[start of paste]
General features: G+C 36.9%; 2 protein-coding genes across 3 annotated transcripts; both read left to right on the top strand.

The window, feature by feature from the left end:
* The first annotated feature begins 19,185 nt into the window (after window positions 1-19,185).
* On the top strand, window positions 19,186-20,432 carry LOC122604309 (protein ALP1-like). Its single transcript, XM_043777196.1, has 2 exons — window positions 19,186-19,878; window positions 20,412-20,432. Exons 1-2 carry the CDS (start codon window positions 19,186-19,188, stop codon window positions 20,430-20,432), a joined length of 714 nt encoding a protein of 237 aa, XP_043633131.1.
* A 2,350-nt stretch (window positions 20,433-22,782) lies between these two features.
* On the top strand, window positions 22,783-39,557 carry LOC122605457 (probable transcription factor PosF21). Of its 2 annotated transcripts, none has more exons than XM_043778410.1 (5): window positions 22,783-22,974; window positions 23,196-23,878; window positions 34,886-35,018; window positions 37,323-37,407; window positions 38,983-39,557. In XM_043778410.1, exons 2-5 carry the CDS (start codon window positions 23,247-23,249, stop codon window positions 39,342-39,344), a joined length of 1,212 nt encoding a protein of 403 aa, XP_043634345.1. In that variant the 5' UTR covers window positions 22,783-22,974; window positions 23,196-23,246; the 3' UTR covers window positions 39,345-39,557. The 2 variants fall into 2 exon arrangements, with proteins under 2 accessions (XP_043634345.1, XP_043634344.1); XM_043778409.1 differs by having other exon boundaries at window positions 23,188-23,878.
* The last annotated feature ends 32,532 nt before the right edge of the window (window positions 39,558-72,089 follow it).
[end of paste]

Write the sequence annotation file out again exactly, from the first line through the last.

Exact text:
General features: G+C 36.9%; 2 protein-coding genes across 3 annotated transcripts; both read left to right on the top strand.

The window, feature by feature from the left end:
* The first annotated feature begins 19,185 nt into the window (after window positions 1-19,185).
* On the top strand, window positions 19,186-20,432 carry LOC122604309 (protein ALP1-like). Its single transcript, XM_043777196.1, has 2 exons — window positions 19,186-19,878; window positions 20,412-20,432. Exons 1-2 carry the CDS (start codon window positions 19,186-19,188, stop codon window positions 20,430-20,432), a joined length of 714 nt encoding a protein of 237 aa, XP_043633131.1.
* A 2,350-nt stretch (window positions 20,433-22,782) lies between these two features.
* On the top strand, window positions 22,783-39,557 carry LOC122605457 (probable transcription factor PosF21). Of its 2 annotated transcripts, none has more exons than XM_043778410.1 (5): window positions 22,783-22,974; window positions 23,196-23,878; window positions 34,886-35,018; window positions 37,323-37,407; window positions 38,983-39,557. In XM_043778410.1, exons 2-5 carry the CDS (start codon window positions 23,247-23,249, stop codon window positions 39,342-39,344), a joined length of 1,212 nt encoding a protein of 403 aa, XP_043634345.1. In that variant the 5' UTR covers window positions 22,783-22,974; window positions 23,196-23,246; the 3' UTR covers window positions 39,345-39,557. The 2 variants fall into 2 exon arrangements, with proteins under 2 accessions (XP_043634345.1, XP_043634344.1); XM_043778409.1 differs by having other exon boundaries at window positions 23,188-23,878.
* The last annotated feature ends 32,532 nt before the right edge of the window (window positions 39,558-72,089 follow it).